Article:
Indictment: Fake ads taken out in doctor’s name for free Dobermans, late-night exercise
A Beaumont man, angry with his doctor for rescheduling surgery due to him not following preoperative procedures, allegedly used the physician’s cell phone in at least five Craigslist ads, some of which were sexually suggestive.
Earlier this week a Jefferson County grand jury indicted William Thomas Waddell, 58, of Beaumont for online impersonation, a third degree felony.
The doctor and surgeon, who has a practice in Beaumont, alerted the Jefferson County Sheriff’s Office of the crimes, saying they began in May after she learned her name and cell phone number were being used to post personal advertisements on Craigslist.com, according to the probable cause affidavit for Waddell’s arrest.
The doctor told detectives she began getting calls and text messages and when she learned the reason why, she reported the advertisement to Craigslist and it was taken down.
Four subsequent advertisements, three of which she reported resulting in them being taken down, listed her phone number spelled out with letters instead of numerals.
She left the fifth ad posted so it could be investigated.
One of the listings was on Beaumont.Craigslist.com/activities/community under the title “Needing Exercise (Beaumont).” It was originally posted May 28.
“HI, My name is (complainant). My hubby goes to work at 10 pm. This phone is turned off until then. NO EMAILS… want to exercise. Hehehehehe. Hope to hear from you, (phone number spelled out), After 10 pm,” the posting read.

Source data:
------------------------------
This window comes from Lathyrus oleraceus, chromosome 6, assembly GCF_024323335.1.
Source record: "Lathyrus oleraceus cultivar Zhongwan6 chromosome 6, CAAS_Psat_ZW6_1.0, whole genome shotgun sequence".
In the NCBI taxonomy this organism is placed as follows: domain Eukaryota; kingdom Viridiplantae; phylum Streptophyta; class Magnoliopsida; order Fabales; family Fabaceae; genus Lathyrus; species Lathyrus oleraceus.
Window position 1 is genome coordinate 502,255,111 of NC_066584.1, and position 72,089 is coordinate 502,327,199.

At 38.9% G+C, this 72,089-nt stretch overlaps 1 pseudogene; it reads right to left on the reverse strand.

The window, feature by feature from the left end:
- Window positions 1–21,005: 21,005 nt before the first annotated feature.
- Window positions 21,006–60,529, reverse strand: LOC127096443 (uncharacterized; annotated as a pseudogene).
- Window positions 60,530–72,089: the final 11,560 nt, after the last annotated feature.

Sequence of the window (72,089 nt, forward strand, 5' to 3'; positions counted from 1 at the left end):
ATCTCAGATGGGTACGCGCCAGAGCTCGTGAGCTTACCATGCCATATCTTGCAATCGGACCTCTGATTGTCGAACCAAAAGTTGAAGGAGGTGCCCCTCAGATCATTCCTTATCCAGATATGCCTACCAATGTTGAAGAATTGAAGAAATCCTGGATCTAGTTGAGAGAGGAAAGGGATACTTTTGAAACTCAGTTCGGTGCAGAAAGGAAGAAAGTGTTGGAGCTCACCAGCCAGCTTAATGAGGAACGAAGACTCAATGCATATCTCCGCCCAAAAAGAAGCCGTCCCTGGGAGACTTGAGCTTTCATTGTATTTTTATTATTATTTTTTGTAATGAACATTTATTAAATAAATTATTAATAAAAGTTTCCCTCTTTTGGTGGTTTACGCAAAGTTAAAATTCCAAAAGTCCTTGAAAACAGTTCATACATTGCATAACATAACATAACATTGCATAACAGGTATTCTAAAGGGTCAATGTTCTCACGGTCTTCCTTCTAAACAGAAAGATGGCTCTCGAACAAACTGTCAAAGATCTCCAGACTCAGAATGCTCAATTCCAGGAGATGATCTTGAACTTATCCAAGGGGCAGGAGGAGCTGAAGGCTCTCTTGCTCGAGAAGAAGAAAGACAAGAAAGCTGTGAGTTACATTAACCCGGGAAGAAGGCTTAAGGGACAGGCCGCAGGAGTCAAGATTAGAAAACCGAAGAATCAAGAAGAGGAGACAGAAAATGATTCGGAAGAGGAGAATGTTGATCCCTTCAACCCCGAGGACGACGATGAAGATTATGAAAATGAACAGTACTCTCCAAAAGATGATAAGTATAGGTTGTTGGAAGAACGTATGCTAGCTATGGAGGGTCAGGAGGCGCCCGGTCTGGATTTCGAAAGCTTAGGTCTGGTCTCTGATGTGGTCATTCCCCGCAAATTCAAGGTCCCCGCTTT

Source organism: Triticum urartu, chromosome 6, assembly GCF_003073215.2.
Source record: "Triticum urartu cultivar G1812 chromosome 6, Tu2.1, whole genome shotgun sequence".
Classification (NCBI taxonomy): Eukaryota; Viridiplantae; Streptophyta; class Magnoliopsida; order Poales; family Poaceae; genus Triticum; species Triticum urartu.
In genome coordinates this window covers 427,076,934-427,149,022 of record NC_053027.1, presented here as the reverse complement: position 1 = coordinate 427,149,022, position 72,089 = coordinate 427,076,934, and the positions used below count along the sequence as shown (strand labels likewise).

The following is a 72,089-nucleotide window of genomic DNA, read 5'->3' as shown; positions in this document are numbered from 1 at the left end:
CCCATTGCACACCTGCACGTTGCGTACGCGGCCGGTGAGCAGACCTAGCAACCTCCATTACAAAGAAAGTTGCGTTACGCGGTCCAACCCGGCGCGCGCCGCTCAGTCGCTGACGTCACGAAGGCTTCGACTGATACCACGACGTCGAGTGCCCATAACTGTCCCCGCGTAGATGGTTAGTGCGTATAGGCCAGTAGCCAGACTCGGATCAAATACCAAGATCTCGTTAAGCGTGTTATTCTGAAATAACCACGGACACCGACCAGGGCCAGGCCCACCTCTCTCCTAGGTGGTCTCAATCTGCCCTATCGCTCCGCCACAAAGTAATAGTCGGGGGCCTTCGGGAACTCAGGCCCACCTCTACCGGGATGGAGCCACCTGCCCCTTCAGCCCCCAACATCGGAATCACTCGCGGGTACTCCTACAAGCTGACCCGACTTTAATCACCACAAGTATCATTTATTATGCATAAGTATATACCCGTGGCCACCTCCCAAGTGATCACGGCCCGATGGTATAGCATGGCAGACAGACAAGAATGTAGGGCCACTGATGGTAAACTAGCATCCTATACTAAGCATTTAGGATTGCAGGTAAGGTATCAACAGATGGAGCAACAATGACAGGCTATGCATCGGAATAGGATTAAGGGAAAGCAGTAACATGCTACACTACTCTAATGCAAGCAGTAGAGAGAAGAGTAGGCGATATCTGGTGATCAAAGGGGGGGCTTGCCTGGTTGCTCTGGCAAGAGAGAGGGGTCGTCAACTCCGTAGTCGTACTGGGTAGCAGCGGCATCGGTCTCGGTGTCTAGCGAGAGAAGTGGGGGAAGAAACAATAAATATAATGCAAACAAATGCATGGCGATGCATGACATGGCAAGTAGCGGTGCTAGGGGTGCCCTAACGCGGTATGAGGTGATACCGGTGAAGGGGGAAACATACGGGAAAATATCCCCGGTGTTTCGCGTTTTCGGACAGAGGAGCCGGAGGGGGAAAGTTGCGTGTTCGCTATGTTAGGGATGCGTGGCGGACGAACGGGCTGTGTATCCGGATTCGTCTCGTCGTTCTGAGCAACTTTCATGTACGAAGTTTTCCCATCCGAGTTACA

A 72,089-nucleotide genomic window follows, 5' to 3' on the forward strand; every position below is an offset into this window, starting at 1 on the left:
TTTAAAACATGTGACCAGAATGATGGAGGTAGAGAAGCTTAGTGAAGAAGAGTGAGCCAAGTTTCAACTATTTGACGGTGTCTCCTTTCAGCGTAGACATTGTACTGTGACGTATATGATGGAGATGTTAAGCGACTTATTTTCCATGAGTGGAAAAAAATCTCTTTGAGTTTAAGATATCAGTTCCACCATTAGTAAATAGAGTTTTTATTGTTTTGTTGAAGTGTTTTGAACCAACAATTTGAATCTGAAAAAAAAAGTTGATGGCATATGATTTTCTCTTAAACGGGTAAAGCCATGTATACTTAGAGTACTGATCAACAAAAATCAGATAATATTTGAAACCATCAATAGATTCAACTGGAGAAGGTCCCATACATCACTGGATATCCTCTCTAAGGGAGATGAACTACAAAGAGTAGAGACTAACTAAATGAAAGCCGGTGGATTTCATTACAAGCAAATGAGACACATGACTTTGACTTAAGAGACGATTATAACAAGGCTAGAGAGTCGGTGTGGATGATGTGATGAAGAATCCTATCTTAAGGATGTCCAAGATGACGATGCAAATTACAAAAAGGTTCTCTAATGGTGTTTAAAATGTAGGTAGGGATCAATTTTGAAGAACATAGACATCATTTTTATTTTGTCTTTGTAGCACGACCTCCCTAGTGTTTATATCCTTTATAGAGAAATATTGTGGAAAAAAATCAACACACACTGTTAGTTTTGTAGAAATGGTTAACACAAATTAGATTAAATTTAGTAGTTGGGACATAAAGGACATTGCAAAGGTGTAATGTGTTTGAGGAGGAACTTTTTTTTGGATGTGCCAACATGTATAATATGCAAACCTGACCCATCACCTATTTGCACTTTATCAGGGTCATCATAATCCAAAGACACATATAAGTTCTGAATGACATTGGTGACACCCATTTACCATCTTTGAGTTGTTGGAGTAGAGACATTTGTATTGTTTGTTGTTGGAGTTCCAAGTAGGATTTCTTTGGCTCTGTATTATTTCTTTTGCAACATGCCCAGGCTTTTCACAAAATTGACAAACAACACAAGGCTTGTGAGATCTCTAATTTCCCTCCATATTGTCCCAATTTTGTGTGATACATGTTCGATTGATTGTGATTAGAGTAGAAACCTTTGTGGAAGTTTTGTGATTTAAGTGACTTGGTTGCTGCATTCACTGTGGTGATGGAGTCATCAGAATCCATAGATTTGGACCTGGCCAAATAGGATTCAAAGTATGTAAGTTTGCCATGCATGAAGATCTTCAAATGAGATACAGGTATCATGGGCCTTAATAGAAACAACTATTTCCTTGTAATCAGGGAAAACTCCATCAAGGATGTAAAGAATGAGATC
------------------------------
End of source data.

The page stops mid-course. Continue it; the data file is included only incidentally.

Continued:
In another ad Waddell reportedly used the doctor’s contact information for free Doberman puppies, no emails, call or text only.
The doctor began getting calls and texts after 10 p.m., causing her to be repeatedly disturbed from sleep. She has since changed her phone number.
The detective corresponded with Craigslist and received two PDF documents, the first with 58 entries mostly requesting females to expose their nude bodies to the poster, the others were complaints about his experience at her place of business.
Phone numbers and computer address were traced to Waddell, the affidavit stated.
The doctor told the detective of the connection between her and Waddell, saying he was a previous patient who sought surgical assistance from her. He failed to follow the established protocol for preoperative procedures and was told his surgery was rescheduled due to this.
Waddell had been given the doctor’s cell number to provide the hospital if she was needed prior to the scheduled surgery.
The man became upset with the doctor and was verbally abusive with the doctor and her office staff. The doctor refunded his money, minus the fee for services provided thus far.
The detective met with Waddell for an interview, where Waddell said he had a degenerative bone disease with his right hip and a fractured tibia tip and torn ligament in his left ankle.
He was told at that time he was not under arrest and during the interview confirmed his phone number and that he had a laptop computer at home.
He reportedly admitted to having a problem with the doctor and when told the surgery was canceled he asked for a copy of his medical records, saying he was billed $115 for the records, which angered him.
He said he would dial *67 and call the complainant’s cell phone number in the middle of the night for two or three weeks in a row but denied placing the ads or other posts.
He later made a statement to the detective saying he did make the posts.
Waddell was later arrested and has since bonded out of jail.
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